After several arrests and reported victories against Boko Haram militants, the Nigerian military says it is "moving closer"’ to rescuing the more than 200 schoolgirls kidnapped in April. But critics are skeptical, saying the government is under enormous pressure to demonstrate action and that military might alone will not end the insurgency.
If fighting insurgents was a sport, the Nigerian government would appear to be on a winning streak.
Nigeria's military says in recent days its fight against Boko Haram insurgents has gained momentum, after forces “completely rooted out” militants from some forest areas in the northeast.
Young men described as foreign fighters are seen after being captured by the Nigerian military during an operation in Balmo forest. (Nigerian Ministry of Defense)
Nigeria National Information Center Coordinator Mike Omeri says President Goodluck Jonathan is doing everything he can to save the kidnapped girls, and recent arrests have brought the military closer to a rescue.
“He is working seriously to ensure the rescue and safety of those children. He is also working hard to ensure that peace returns to all parts of this country,” he said.
The military reports arresting, among others, one of the masterminds of the abduction, recruiters for the newly-identified female wing of Boko Haram, and two foreign mercenaries. The military also reports killing at least 97 terrorists and losing 12 soldiers, including an officer.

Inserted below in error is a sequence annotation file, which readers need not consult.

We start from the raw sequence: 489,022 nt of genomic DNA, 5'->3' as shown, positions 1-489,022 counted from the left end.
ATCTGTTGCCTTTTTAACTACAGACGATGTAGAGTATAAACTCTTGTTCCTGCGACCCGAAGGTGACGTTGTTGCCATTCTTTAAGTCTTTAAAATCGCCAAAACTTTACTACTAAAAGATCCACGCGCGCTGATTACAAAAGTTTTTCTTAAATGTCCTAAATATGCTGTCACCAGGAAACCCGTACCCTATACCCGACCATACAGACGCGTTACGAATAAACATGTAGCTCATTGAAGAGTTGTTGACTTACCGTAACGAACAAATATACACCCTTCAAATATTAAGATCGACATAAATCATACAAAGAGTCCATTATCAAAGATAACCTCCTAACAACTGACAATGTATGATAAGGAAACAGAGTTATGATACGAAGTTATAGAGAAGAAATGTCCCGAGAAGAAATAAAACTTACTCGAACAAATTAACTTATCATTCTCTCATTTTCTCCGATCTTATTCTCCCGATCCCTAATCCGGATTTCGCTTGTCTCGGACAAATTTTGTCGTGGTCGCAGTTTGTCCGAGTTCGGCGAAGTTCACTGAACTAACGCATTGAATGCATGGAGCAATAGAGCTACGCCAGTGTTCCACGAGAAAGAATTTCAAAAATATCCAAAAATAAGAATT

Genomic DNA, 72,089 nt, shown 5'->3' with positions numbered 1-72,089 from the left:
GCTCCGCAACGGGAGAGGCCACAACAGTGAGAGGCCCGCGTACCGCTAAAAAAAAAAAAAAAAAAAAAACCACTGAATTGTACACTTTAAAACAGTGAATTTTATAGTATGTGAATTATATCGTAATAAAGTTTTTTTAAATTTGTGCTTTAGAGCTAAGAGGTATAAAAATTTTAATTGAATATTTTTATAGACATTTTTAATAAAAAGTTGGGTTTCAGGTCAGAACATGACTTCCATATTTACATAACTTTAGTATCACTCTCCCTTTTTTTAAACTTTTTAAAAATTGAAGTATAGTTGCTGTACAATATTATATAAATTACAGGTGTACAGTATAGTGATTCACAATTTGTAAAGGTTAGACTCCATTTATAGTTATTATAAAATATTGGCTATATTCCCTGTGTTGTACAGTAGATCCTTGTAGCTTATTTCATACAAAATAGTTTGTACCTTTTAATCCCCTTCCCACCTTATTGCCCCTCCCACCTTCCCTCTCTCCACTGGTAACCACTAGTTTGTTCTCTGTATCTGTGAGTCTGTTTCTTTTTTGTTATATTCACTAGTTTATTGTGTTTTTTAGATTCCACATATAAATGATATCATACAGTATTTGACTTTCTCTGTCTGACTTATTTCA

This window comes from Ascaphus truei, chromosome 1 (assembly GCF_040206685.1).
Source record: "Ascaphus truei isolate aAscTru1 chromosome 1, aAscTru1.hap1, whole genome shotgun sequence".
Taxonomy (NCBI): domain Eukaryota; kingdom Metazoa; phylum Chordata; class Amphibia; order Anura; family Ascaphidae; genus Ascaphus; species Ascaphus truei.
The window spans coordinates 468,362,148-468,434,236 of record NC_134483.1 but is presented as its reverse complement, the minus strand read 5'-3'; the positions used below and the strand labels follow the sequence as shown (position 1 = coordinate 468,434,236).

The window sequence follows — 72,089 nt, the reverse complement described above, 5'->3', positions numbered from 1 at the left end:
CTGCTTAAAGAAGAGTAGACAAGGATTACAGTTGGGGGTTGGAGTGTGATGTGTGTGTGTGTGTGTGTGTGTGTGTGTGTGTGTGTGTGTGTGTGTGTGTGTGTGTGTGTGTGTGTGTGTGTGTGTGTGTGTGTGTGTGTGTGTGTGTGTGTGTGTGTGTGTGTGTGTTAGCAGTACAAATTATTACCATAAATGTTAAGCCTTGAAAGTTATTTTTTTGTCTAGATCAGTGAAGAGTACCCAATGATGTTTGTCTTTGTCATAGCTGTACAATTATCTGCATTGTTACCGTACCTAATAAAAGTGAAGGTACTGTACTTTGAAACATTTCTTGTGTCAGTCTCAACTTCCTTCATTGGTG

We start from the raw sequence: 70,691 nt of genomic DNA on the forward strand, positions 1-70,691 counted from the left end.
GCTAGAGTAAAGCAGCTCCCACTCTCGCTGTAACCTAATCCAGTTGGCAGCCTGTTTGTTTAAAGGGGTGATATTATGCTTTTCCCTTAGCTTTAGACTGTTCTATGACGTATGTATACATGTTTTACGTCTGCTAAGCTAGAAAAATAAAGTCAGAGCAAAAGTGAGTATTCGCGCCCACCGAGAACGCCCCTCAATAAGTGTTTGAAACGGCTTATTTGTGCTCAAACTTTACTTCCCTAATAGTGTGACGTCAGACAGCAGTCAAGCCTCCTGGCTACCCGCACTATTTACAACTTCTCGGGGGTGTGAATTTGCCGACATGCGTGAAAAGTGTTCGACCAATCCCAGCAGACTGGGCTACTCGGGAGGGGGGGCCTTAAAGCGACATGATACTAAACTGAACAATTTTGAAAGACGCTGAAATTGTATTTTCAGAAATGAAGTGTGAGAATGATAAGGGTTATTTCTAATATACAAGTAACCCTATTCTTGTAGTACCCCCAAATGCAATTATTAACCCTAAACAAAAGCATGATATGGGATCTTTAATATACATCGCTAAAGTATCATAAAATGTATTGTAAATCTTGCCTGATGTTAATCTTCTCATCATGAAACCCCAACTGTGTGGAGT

Omeri says vigilante groups and average citizens are partially responsible for the recent success.
“Citizens have joined in the call from the president to intensify effort at finding a solution to the issue of insecurity in the northeast, particularly with reference to the rescue of our girls,” he said.
But in the past week, the U.S.-based Council on Foreign Relations reports insurgents have killed at least 134 people. Also, more than 60 women, who were kidnapped in mid-June, escaped Boko Haram on their own.
Critics say the wave of reported military activity could simply be posturing in response to local and international pressure to show they are doing what they can to save the girls.
Ammunition seized by the Nigerian military during an operation in Balmo forest. (Nigerian Ministry of Defense)
“Government are only beating about the bush," said
Pastor Yohanna Buru, who heads the Peace Revival and Reconciliation Foundation of Nigeria. "I know why I am saying this, because they tried it the other way wrong and now we are seeing the repercussion.”
Buru calls for peace talks, saying battling Boko Haram with military power alone simply increases the body count without addressing the problem. He says northeastern Nigeria, where the insurgency began five years ago, is a region packed with unemployed, impoverished angry young people who feel their government has long abandoned them.
Ultimately, Buru says, neither the government nor the insurgents will ever truly "win" the fight. With thousands of people killed this year alone, northeastern Nigeria’s economy and infrastructure in shambles, and hundreds of schoolchildren missing and hundreds more dead - in the end, he says, everyone loses.